“Three years ago, also, just a week after the authorities of Boston assembled to carry back a perfectly innocent man, and one whom they knew to be innocent, into slavery, the inhabitants of Concord caused the bells to be rung and the cannons to be fired, to celebrate their liberty — and the courage and love of liberty of their ancestors who fought at the bridge. As if those three millions had fought for the right to be free themselves, but to hold in slavery three million others. Nowadays, men wear a fool's-cap, and call it a liberty-cap. I do not know but there are some who, if they were tied to a whipping-post, and could but get one hand free, would use it to ring the bells and fire the cannons to celebrate their liberty. So some of my townsmen took the liberty to ring and fire. That was the extent of their freedom; and when the sound of the bells died away, their liberty died away also; when the powder was all expended, their liberty went off with the smoke.”— Henry David Thoreau, “Slavery in Massachusetts,” address delivered in Framingham, Mass., July 4, 1854
In another month, Henry David Thoreau would celebrate the publication of Walden, his account of a year spent in the woods near his native Concord, Mass.—an attempt to free himself from the “factitious cares and superfluously coarse labors of life” that began, very self-consciously, with his move into a cabin on the woodlot of friend Ralph Waldo Emerson on Independence Day, 1845.
Nine years after that personal declaration of independence, however, Thoreau would use the Fourth of July for a radically different occasion: a speech at a rally sponsored by abolitionist editor William Lloyd Garrison against the Fugitive Slave Act of 1850, a measure meant to dissipate secessionist sentiment among slaveowners by allowing them to recover runaways, even in free Northern states.
Thoreau would not permit an American Revolution that began in protest to devolve into an annual rite of self-congratulation. The risk was especially high in Concord, where the Minutemen had fired on the redcoats at the local bridge—a now-legendary event alluded to by Thoreau, then quickly undercut by him.
Thoreau’s address didn’t deign to attack Southerners but his own listeners, as well as anyone else in Massachusetts who stood idly by as slaveowners tried to suborn the laws and moral code of the state. Only five weeks before, abolitionists had stormed the Boston federal courthouse in an unsuccessful attempt to free runaway slave Anthony Burns. Moreover, this wasn’t the first time the arm of the law had acted in favor of the slave power: three years before, in an incident Thoreau takes note of here, the escaped Georgia slave Thomas Sims had been apprehended in Boston, endured a trial, and was returned to his owner.
“Slavery in Massachusetts,” then, doesn’t refer to a pre-Revolutionary era when human chattel could still be held in the Commonwealth, nor even to the insidious manner in which the now predominantly Southern institution was making its presence felt here. It referred to the moral subjugation of a people unaware that their freedom had gone “off with the smoke.”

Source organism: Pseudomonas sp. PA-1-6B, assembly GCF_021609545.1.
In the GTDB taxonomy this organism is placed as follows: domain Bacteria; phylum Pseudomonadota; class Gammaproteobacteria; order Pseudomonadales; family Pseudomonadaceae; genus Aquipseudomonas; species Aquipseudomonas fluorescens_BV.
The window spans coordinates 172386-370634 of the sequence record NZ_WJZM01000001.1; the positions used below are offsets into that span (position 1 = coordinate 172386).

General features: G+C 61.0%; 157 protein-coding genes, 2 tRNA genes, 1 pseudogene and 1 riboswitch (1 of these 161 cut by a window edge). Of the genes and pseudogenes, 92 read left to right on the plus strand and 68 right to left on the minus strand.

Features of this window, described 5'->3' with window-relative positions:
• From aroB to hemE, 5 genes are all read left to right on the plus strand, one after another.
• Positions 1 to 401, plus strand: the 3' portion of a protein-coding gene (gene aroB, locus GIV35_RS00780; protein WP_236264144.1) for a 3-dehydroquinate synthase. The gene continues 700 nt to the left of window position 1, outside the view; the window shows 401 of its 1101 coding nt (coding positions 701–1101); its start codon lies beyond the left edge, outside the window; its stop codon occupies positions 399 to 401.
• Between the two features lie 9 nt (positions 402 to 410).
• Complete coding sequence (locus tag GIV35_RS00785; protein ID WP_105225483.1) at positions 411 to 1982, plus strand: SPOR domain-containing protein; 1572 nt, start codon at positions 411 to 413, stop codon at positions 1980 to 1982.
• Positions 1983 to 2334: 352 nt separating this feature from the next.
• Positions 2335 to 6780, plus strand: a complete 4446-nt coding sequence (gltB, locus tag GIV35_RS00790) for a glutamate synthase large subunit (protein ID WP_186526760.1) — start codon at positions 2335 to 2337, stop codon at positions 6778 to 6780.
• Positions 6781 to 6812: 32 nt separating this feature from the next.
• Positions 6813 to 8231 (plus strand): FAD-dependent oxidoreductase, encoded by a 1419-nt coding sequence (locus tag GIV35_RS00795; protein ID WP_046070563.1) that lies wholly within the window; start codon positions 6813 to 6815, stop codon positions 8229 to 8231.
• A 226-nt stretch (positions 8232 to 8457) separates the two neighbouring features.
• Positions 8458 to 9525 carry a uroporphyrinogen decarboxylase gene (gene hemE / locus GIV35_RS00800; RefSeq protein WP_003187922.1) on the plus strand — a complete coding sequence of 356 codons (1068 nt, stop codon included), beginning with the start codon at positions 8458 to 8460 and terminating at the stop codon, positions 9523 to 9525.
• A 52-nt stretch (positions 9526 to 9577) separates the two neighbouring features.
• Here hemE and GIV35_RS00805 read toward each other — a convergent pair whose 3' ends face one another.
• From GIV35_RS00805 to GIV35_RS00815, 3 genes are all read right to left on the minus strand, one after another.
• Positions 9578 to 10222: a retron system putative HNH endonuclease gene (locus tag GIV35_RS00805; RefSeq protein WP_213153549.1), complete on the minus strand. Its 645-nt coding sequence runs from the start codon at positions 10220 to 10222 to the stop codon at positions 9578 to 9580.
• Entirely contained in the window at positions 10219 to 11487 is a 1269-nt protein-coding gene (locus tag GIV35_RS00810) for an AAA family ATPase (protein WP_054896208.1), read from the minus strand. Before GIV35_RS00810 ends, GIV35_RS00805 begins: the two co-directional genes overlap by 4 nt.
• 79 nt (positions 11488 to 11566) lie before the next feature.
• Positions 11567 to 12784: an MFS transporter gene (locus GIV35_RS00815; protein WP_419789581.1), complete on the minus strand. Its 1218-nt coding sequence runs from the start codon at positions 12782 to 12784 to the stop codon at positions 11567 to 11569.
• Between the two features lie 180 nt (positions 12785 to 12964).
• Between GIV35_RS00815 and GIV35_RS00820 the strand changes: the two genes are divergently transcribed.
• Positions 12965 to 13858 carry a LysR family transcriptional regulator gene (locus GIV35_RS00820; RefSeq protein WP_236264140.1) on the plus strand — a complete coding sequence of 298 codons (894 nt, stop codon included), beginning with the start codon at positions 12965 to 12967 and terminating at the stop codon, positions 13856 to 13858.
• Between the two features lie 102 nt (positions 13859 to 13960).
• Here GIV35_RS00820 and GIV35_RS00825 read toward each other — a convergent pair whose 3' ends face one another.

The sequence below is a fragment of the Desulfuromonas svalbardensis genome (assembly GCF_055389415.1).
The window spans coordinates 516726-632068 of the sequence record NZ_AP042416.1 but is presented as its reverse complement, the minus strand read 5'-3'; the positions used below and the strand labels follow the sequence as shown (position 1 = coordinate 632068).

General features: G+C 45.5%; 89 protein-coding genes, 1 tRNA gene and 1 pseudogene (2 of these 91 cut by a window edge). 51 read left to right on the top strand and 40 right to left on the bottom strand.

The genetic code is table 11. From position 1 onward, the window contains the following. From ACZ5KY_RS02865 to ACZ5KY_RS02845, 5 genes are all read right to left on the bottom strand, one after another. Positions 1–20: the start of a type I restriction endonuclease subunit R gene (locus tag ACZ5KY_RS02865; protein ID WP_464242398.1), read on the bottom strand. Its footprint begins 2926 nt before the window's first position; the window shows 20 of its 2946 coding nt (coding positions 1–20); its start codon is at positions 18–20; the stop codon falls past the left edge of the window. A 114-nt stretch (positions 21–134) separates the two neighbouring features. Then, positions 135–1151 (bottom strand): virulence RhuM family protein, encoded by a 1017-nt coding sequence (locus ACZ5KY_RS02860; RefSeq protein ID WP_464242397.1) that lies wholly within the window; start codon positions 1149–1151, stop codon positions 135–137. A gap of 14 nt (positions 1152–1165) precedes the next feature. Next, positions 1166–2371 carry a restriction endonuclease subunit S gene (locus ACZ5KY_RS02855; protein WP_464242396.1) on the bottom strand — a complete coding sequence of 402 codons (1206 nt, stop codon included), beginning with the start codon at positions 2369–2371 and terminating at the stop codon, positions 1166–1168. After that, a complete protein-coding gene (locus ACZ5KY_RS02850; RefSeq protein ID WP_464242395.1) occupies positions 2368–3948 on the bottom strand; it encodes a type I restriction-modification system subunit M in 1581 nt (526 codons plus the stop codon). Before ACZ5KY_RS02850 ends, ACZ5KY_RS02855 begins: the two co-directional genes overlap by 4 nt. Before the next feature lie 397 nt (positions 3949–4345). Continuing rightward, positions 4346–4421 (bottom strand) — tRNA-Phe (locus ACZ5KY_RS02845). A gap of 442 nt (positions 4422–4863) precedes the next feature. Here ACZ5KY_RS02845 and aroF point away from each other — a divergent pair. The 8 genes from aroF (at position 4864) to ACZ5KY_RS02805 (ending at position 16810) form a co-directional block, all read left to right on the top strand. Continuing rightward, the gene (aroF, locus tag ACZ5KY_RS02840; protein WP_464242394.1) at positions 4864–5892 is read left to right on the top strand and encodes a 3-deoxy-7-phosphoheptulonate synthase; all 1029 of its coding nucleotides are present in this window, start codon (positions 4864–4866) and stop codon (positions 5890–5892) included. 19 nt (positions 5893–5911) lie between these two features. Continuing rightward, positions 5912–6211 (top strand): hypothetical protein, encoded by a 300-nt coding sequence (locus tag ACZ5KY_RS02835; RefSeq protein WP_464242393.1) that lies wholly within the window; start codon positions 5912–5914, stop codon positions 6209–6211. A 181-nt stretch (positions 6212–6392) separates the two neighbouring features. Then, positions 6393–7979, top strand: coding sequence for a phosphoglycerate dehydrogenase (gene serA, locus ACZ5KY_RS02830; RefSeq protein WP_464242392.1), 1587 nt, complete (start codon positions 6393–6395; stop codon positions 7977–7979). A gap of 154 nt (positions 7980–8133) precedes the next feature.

Like Frederick Douglass’ fiery Fourth of July oration of 1852, Thoreau is rebuking latter-day complacency about the American political faith. Righteous anger led him to a radicalism to match Southern extremists. If they did not want to be part of the Union, fine. “Let the State [Massachusetts] dissolve her union with the slaveholder,” he advised. “She may wriggle and hesitate, and ask leave to read the Constitution once more; but she can find no respectable law or precedent which sanctions the continuance of such a union for an instant.” (Garrison, the organizer of this mass protest, had expressed similar sentiments in 1829, when he first entered public life, as I discussed here.)
A good deal of the speech needs to be read with allusions to contemporary events spelled out, as this annotated text does. But Thoreau also spiked the address with a number of statements from his journals that stand on their own as brilliant aphorisms, including:
*“Those who have been bred in the school of politics fail now and always to face the facts.”
* “It is to some extent fatal to the courts, when the people are compelled to go behind them.”
* “A government which deliberately enacts injustice, and persists in it, will at length ever become the laughing-stock of the world.”
*“Whatever the human law may be, neither an individual nor a nation can ever commit the least act of injustice against the obscurest individual without having to pay the penalty for it.”
*"Probably no country was ever ruled by so mean a class of tyrants as, with a few noble exceptions, are the editors of the periodical press in this country. And as they live and rule only by their servility, and appealing to the worse, and not the better, nature of man, the people who read them are in the condition of the dog that returns to his vomit."
*”The law will never make men free; it is men who have got to make the law free. They are the lovers of law and order who observe the law when the government breaks it.”
Thoreau’s Framingham address is a reminder that deep dissatisfaction with governmental refusal to confront problems—and judicial complicity in this process—will inevitably call for organized action to redress the balance. Mid-19th century jurisprudence, to its enduring shame, proclaimed the rights of slaveowners. Our Supreme Court discovers equally unsuspected rights among corporations and gunowners. Where is our Thoreau to heap scorn on them?